The controversy and debate over the US Army’s ongoing troop cuts are continuing, with passions flaring on both sides of the argument. That’s only to be expected. The world is still a dangerous place, and any move to reduce the USA’s military strength needs to be looked at very critically. Is it a safe thing to do? Does it expose us to any extra risks and, if so, what can we do to mitigate them? Politicians don’t always ask these questions in their rush to save a few bucks and that’s cost us dearly in the past. The USA entered both World Wars with understrength units and a lot of obsolete equipment; back then wars lasted long enough that we could remedy that, but the pace is a lot faster today and we need to be ready for what the British call a “come as you are war.” If we don’t have it on Day One we’re going to have to fight without it, and as weapons of mass destruction proliferate, that can lead to unacceptable risks. So what do these cuts really mean for our security?
Let’s start off with some good news. The Army isn’t cutting across the board. In fact, some branches are even expanding. These include special operations forces, military intelligence and cyberwarfare specialists, as well as missile defense. The value of extra Special Forces operators is obvious; the Army will be able to project precise force even better than it can now. Intelligence is also vital against a terrorist-centered adversary, and boosting the strength of the MI brigades makes sense. Cyber attack and missiles are emerging threats, and as Israel has recently shown, being able to defend against enemy rockets makes a huge difference.
The real impact of the cuts will be in maneuver formations and their support units, where the overall number of deployable brigades will fall by around a dozen. These reductions will be made by cutting brigades from division structures instead of axing whole divisions, so a lot of flexibility is retained – divisions can be rounded out with brigades task orged from other formations before they deploy. The manpower cuts should allow the Army to preserve training budgets, making it easy to snap a brigade into a new division without too much adjustment. It’s also likely that the readiness of brigades will increase slightly as overall manpower quality rises slightly. Standards across the US Army are high overall but inevitably there’s some dead wood, and the reductions give personnel officers a chance to do some pruning. It’s significant that personnel director Maj Gen Seamands says “about two-thirds” of those selected for separation would be great candidates for the reserves. The other third, we can assume, the Army just doesn’t want.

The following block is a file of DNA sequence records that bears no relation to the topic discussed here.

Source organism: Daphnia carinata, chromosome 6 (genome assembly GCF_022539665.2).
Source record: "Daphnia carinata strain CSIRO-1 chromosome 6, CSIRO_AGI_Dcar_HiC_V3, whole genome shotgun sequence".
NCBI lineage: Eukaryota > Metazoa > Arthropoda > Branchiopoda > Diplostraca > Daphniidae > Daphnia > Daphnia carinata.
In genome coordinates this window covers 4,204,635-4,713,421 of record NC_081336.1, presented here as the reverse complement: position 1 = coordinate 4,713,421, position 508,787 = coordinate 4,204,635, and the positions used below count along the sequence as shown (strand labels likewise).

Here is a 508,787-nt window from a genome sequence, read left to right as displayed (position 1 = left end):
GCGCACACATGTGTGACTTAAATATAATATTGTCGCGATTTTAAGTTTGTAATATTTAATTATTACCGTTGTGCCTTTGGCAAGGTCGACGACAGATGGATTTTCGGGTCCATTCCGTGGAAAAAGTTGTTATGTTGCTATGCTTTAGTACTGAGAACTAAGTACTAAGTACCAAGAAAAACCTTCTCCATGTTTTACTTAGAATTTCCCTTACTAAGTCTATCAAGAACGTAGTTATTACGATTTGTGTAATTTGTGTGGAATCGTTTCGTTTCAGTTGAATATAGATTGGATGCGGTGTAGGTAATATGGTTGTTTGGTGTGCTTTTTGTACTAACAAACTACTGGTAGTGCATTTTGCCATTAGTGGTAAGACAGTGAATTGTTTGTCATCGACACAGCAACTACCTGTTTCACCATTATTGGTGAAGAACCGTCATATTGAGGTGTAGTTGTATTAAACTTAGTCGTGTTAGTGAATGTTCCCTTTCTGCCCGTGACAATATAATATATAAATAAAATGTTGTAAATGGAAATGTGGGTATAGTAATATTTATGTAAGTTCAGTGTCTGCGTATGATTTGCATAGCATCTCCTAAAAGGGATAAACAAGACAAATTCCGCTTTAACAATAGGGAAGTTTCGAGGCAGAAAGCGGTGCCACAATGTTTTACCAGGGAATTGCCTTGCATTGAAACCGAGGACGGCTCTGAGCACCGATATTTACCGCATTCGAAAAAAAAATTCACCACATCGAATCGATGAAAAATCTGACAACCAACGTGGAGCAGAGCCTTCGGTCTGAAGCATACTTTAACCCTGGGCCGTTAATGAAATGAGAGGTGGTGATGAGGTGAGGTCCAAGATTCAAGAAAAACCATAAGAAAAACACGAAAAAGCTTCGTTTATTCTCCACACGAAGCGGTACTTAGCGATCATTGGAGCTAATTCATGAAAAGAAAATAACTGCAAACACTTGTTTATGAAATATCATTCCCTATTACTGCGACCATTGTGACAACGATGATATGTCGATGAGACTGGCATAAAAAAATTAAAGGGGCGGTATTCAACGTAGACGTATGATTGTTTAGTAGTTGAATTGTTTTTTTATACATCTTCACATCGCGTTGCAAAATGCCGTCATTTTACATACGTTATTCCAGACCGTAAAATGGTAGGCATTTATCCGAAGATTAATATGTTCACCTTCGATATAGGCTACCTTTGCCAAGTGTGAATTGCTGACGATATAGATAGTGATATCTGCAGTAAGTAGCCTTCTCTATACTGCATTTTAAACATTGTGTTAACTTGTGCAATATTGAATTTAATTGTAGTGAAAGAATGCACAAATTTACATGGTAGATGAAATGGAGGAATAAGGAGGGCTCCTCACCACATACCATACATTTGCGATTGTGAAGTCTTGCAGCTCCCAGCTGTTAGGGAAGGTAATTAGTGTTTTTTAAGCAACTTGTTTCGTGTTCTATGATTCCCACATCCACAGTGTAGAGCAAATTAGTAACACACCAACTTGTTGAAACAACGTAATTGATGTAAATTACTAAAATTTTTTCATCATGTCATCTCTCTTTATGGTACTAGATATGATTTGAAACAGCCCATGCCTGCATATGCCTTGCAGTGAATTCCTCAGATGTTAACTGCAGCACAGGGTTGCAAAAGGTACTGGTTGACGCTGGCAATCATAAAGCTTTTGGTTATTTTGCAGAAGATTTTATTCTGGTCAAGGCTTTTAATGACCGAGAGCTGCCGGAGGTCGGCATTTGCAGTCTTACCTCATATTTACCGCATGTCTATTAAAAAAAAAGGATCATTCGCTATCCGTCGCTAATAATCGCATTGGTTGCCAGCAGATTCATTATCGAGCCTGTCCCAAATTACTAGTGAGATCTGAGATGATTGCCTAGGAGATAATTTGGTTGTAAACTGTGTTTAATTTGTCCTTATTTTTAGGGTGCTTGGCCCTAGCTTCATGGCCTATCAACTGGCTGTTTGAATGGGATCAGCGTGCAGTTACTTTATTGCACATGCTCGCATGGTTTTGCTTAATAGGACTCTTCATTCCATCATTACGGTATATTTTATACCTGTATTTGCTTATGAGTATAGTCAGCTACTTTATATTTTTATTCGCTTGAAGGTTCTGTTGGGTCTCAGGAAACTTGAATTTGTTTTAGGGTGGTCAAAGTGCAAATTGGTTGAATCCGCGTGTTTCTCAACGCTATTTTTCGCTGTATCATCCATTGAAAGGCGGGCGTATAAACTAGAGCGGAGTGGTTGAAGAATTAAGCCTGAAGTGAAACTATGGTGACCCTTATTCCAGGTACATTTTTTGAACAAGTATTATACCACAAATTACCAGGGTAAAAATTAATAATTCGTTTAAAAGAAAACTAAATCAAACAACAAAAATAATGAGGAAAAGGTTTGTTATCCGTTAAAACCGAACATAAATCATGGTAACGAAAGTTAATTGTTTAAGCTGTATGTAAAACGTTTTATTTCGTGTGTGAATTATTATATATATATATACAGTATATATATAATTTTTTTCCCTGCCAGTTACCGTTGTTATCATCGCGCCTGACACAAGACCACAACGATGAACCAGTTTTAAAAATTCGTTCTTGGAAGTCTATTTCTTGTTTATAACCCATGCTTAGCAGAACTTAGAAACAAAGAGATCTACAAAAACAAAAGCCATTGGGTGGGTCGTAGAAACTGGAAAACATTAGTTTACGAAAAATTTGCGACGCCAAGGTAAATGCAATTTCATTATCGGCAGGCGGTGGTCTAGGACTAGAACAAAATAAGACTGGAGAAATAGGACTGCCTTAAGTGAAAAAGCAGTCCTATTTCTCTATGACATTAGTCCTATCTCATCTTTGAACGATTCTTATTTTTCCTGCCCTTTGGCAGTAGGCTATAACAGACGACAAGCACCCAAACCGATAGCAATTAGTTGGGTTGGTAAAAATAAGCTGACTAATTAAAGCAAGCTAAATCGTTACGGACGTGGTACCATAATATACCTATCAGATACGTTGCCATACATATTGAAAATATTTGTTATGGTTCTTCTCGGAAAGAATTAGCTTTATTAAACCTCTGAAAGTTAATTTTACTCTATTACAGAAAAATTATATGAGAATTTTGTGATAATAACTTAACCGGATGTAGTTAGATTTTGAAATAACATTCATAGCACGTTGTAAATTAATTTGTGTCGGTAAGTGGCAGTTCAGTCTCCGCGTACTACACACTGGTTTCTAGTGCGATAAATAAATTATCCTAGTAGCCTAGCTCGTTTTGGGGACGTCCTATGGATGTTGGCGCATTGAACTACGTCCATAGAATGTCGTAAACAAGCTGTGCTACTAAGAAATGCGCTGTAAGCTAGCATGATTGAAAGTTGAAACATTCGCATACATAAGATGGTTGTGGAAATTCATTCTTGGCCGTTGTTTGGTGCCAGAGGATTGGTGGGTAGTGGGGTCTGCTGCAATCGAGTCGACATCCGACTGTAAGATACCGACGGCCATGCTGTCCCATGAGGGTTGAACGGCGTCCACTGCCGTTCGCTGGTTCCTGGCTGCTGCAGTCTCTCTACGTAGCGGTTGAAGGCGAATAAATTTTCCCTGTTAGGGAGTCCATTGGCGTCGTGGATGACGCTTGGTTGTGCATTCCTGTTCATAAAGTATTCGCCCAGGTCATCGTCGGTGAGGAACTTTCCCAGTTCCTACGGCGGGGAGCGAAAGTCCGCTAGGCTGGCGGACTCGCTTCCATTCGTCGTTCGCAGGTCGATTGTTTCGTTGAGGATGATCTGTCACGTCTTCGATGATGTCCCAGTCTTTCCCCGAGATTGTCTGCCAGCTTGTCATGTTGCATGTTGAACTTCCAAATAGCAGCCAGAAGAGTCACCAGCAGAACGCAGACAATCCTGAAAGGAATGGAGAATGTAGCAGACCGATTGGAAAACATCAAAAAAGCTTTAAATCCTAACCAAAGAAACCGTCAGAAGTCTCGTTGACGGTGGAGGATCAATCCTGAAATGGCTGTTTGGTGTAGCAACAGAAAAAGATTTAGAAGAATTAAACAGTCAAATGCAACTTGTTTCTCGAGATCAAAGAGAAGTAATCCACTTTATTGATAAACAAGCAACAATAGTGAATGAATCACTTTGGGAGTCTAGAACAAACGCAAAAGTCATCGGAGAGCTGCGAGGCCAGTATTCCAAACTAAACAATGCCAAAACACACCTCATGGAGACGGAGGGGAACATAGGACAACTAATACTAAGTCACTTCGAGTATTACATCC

Where the reductions will have a negative effect is in sustainability. Even with the lower number of brigades, we’ll be able to put in a battle-winning force that no other nation can stand against. The situation would be different in a long-running operation like Iraq or Afghanistan, though. With fewer brigades available, rotation intervals would have to shorten, and that’s never good for troop morale.
Overall the reduction, while undesirable, will leave the US Army still firmly at the top of the heap and with the capability to take on any likely mission. If the administration plans on getting involved in any long wars, however, it will need to be looked at again. No matter how good a unit is it can’t be in two places at once – a fact politicians sometimes seem to forget.
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